Imagine being on your own, elderly, frail, struggling to manage, not having someone to speak up for you or not knowing how to get the help you need? This is the case for a growing number of seniors who live alone and have no family members or close friends to help them. With lower birthrates and increasing life expectancy, Statistics Canada predicts seniors will outnumber children by 2015.i The number of one-person households climbed almost 12 percent over five years, family sizes are decreasing and more people are choosing to live alone.

The reality is that being frail or physically weak does not mean end of life. Although you may be frail, speaking more quietly, responding more slowly, mentally you may be sharp and you may have many years left to live. This is a key point to think about because this is a stage of life when quality of life is most essential and when you are most vulnerable and susceptible to  elder abuse.

A growing number of seniors are asking to have a personal advocate to speak up for them. They want someone to represent them in their daily life and with health care issues, and to ensure they continue to be treated as individuals and to have their rights and values respected. The important point to note is to make plans while you have the energy and can still make realistic choices.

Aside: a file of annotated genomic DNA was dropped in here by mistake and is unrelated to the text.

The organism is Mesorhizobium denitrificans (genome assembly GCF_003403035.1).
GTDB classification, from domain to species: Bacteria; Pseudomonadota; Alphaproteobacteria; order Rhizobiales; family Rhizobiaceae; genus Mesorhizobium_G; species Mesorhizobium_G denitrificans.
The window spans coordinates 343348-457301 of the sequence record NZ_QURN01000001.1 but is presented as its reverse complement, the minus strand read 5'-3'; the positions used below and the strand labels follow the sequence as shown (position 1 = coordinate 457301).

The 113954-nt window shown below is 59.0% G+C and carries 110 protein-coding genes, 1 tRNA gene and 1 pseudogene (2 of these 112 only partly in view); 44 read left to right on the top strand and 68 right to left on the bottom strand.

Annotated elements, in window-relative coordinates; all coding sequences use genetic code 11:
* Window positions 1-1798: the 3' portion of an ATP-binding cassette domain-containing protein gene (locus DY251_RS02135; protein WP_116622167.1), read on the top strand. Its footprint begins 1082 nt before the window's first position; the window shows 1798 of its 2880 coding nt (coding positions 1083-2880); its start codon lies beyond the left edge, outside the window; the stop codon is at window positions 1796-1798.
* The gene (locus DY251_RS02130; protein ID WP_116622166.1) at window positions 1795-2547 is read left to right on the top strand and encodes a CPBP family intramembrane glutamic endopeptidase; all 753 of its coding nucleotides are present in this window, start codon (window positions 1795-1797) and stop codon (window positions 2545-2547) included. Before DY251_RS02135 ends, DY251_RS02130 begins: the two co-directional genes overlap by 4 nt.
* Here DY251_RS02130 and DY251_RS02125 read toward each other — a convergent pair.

Advocates may be family members; but not all seniors have family, or the family may not be available, or the elder parent may not want or expect the children to speak up for them or manage their care. An alternative is to use a personal seniors’ advocate as an impartial overseer for a busy family.

Simply put, the role of a personal seniors’ advocate is someone who provides support, planning and guidance through gentle advocacy to avoid potential problems in housing, care, hospital to home management, and daily life management. These responsibilities often fall on the shoulders of a busy family member as primary caregiver, but when there is no family a personal seniors’ advocate may be the answer. The key is to be prepared

Later Life Planning – Who Will Look Out for You?

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